b_n = K^(n-1) + K^(n-3) + . . . + K^(-n+3) + K^(-n+1) + 0

The final term is b_n/K^(-n) which is zero. Seemingly miraculously, all of the irrational parts of this equation cancel out, leaving an integer for b_n. This is because

1/K = (3 + 2^(3/2))-1 = 3 – 2^(3/2)

The above expression for b_n is a geometric series and can be rewritten in closed form as

b_n = (K^(n-1) – K^(-n-1)) / (1 – K^(-2))

I conjecture that {b_n, n= 1, 2, 3, . . .} contains the complete set of solutions, and that b_n is a solution for every n, but I have so far I have failed to prove it. If it is, then it must be related to the continued fraction solution, but I have not found that relationship, either.

Here is a link to my table in MSWord format: https://www.dropbox.com/s/6y59w41vntdvu3a/TomNicholsTable.docx?dl=0

In puzzle 1 the problem doesn't clearly state what sequence to consider when taking the limit since you can end the expression for the m-th term in pretty much any way you choose. For the classic solution we have to choose

a_m = √(1+2√(…√(1+(m-1)√(1+m(m+2)))))

for then a_m is the constant sequence which equals three, and the limiting expression looks like √1+2√1+3√… as intended.

To be sure we can prove that a_m=3 by induction. For the m=2 term we have

a_2 = √(1+2(2+2)) = 3

while for m>2, using the suggestion (m+1)^2=1+m(m+2) we find

a_m = √(1+2√(…√(1+(m-1)√(1+m(m+2))))

a_m = √(1+2√(…√(1+(m-1)√(n+1)²)))

a_m = √(1+2√(…√(1+(m-1)(n+1)))) = a_(m-1)

So a_m really is the constant 3. But there's something unnatural about the term (m+2). A less contrived choice to me is to simply stop writing the expression at some point:

b_m = √(1+2√(1+3√(…√(1+m))))

If this sequence indeed goes to three than I'll be happy. The best I could find though is that it does converge to a number between √3 and 3. It probably goes to three because b_10 is already almost 2.99.

To prove it converges at all we can first see that b_m<a_m for every m>1. Starting from

m<m(m+2) , and knowing that adding one, taking square roots and multiplying by positive numbers are monotonically increasing functions:

1+m < 1+m(m+2)

√(1+m) < √(1+m(m+2))

(m-1)√(1+m) < (m-1)√(1+m(m+2))

…

we eventually get

√(1+2√(…√(1+m))) < √(1+2√(…√(1+m(m+2))))

Which shows that b_m is bounded above by 3 since a_m=3.

Similarly we can show that b_m<b_(m+1). This time we start with m < m√(1+(m+1)) and apply the same functions to each side to obtain

√(1+2√(…√(1+m))) < √(1+2√(…√(1+m√(1+(m+1))))). This shows that b_m is a monotonically increasing sequence.

Since b_n is bounded above and monotonically increasing we conclude that b_n indeed converges.

Seeing the continuing fraction solution, I can now relate my solution to it. I observed that in successive solutions, the house number increases by a factor that converges to 3 + 2^(3/2).

The continued fraction used in the solution is given as

2^(1/2) = 1+1/(2+1/(2+1/(2+. . .)))

If the nth convergent of the continued fraction is expressed as the fraction R/S, then the house number is RS. A little algebra gives the n+1th convergent as (R+2S)/(R+S). Then the house number in the n+1th solution is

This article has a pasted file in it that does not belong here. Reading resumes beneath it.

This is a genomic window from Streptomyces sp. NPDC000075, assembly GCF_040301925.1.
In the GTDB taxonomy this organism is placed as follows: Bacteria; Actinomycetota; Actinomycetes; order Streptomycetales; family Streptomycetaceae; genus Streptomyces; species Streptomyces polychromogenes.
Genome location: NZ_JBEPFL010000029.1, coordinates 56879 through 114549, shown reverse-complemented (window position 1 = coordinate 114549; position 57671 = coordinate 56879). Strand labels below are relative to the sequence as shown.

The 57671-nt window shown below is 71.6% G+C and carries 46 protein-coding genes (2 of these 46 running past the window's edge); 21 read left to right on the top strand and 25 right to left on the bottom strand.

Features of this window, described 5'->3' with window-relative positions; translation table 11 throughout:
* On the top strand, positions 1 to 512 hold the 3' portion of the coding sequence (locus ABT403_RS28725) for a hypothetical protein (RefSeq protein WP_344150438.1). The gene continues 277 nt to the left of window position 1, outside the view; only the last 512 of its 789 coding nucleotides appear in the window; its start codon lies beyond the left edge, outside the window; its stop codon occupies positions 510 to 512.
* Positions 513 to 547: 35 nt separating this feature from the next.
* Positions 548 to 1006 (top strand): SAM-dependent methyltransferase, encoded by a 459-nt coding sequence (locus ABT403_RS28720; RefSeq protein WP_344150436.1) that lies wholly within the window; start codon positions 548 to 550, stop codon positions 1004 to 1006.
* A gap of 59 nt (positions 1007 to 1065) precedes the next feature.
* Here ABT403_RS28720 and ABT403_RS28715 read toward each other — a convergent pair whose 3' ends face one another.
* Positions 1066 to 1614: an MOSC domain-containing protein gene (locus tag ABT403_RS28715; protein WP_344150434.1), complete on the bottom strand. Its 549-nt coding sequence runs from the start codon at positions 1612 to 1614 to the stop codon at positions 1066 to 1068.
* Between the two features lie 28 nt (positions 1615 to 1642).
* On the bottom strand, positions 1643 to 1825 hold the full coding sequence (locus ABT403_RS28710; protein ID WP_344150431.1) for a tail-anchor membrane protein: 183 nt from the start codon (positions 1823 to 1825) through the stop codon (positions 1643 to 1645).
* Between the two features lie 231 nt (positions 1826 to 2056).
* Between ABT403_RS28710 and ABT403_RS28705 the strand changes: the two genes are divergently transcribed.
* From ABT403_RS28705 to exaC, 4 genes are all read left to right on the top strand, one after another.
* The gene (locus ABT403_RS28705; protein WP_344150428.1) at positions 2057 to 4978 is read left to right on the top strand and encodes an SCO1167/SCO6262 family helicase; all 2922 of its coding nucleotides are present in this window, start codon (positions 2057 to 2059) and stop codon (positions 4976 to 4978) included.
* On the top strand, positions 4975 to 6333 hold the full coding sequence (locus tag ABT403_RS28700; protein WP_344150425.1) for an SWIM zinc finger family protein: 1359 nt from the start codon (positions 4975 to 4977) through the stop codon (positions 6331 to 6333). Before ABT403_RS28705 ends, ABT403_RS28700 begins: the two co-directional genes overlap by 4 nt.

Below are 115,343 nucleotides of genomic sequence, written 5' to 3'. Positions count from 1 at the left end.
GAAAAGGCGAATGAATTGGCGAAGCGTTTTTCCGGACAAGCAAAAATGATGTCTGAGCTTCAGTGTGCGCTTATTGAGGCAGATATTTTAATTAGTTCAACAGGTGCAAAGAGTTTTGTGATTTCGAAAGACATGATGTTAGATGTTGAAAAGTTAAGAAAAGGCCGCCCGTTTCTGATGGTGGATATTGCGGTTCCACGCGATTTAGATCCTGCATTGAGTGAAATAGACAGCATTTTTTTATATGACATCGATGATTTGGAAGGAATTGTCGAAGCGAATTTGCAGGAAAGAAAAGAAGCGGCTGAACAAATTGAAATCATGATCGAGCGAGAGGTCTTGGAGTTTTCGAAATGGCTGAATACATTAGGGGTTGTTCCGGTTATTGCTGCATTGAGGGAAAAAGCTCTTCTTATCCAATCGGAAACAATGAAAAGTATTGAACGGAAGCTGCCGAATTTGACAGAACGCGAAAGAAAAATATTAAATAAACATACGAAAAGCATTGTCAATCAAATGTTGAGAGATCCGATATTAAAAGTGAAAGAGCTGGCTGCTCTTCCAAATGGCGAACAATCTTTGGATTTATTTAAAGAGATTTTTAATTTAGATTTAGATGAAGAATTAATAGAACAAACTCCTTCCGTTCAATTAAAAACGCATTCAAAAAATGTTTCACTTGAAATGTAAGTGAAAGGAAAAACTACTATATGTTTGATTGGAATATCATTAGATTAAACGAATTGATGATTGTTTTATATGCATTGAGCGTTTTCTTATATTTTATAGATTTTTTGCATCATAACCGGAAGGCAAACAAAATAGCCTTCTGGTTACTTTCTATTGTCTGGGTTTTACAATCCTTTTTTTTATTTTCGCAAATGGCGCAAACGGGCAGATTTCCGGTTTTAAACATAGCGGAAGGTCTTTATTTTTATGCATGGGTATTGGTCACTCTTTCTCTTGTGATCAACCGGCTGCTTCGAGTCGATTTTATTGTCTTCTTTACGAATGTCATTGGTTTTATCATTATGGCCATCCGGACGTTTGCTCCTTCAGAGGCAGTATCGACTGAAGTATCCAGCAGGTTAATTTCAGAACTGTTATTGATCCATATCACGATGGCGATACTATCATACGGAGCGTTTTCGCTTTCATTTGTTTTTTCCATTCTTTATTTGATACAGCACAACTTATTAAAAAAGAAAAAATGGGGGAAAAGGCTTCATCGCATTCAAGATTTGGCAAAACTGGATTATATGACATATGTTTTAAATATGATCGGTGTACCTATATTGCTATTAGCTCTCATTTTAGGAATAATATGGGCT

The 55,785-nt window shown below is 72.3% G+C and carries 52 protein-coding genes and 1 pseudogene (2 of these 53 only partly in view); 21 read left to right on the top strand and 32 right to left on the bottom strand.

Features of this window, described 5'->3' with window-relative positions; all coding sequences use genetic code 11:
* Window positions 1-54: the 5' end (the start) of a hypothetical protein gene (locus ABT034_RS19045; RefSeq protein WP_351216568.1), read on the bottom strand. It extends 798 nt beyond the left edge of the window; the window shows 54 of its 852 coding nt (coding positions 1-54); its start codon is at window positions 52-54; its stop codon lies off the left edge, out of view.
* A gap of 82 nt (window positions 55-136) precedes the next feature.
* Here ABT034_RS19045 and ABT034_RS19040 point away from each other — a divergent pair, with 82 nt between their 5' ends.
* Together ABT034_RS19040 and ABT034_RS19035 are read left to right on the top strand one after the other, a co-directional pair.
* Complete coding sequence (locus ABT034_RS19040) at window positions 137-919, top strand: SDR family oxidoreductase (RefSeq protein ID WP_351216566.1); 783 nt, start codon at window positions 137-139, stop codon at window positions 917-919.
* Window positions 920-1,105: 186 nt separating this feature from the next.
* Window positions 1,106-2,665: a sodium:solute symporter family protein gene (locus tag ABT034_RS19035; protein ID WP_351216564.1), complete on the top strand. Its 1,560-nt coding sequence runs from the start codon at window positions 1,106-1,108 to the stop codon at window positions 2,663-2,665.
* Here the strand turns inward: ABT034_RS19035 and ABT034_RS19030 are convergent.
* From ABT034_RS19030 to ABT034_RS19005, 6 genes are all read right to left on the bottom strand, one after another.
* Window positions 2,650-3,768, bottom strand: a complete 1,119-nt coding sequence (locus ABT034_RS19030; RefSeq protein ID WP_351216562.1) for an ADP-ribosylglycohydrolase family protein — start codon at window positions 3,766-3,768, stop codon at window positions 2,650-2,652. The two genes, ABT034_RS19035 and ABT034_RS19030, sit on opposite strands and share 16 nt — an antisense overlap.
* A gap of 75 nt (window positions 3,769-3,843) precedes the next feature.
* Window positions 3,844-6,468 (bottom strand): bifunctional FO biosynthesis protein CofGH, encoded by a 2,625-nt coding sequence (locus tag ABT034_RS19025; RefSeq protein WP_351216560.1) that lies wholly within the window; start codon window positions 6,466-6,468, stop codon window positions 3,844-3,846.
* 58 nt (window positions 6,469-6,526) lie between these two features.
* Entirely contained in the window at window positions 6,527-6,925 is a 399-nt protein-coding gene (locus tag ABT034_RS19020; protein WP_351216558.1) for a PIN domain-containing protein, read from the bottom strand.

R'S' = (R+2S)(R+S)

Since R/S converges to 2^(1/2), we can substitute 2^(1/2) S with R to find that R'S' is approximately

(R + 2^(1/2) R) (2^(1/2) S + S) = (3 + 2^(3/2)) RS

which agrees with my observation.

@Eduardo Quadros, I believe your results can be generalised in a way that makes it clear what the limits are. If we define:

b(n,m) = sqrt(1 + n sqrt(1 + (n+1) sqrt(1 + … sqrt(1+m))))

for any positive integer n and any integer m greater than or equal to n, then your series b_m is the particular case b(2,m). And just as you proved that b_m is a monotonically increasing sequence that starts at sqrt(3) and is bounded above by 3, analogous calculations show that, in general, b(n,m) is a monotonically increasing sequence (for m = n,n+1,…) that starts at sqrt(n+1) and is bounded above by n+1.

Now, we have the recurrence relation for any specific values of n and m:

b(n,m)^2 = 1 + n b(n+1,m)

Since we are taking continuous functions of the two series b(n,m) and b(n+1,m), the relationship will also hold in the limit as m goes to infinity, which we will write as B(n):

B(n)^2 = 1 + n B(n+1)

or

B(n+1)= (B(n)^2 – 1) / n

It's easy to see that this will be satisfied if B(n) = n+1 for all positive integers n, which is the upper bound on each series. But we can also prove that no other set of values for B(n) can work.

Each B(n) must be greater than 1 (since each series starts at sqrt(1+n)), and at most n+1. Suppose B(n) = (n+1)–d(n), for some positive set of values d(n), which must be less than n. From the recurrence relation for B(n+1), we get:

d(n+1)/d(n) = (2n+2 – d(n)) / n

Since d(n) is less than n:

d(n+1)/d(n) is greater than (n+2)/n

Similarly:

d(n+2)/d(n+1) is greater than (n+3)/(n+1)

d(n+3)/d(n+2) is greater than (n+4)/(n+2)

d(n+4)/d(n+3) is greater than (n+5)/(n+3)

etc.

Multiplying a string of p consecutive ratios together, we get:

d(n+p)/d(n) is greater than [(n+p)(n+p+1)]/[n(n+1)]

If we choose p greater than (n+1)(n–d(n)) / d(n), this gives:

d(n+p) is greater than n+p

which contradicts the upper bound that must apply to every d.

@Greg Egan, That is so much more inventive than my plan of looking for another sequence that bounds b_n from bellow. It was a pleasure to go through your proof. Thank you 😀

I'm not sure if anyone has mentioned this yet: the recurrence relation for the house number solutions is

b_n = 6b_n-1 – b_n-2

Solving this as a difference equation yields the same closed form solution as before (here stated slightly more elegantly)

b_n = (K^n – K^(-n)) / (K – K^(-1))

where K = 3 + 2sqrt(2)

We can generalise the infinite nested radical mentioned in prob 1 as

a =√1+(a-1)√1+a√1+(a+1)√1+(a+2)√1+⋯

3=√1+2√1+3√1+4√1+5√1+⋯

2=√1+1√1+2√1+3√1+4√1+⋯

4=√1+3√1+4√1+5√1+6√1+⋯

5=√1+4√1+5√1+6√1+7√1+⋯

2 Greg Egan:

Hello.

I'm understend how we get it: 2 H^2 – N(N+1) = 0

But how you get follow recurrence relation:

H' = 1+3H+2N

N' = 1+4H+3N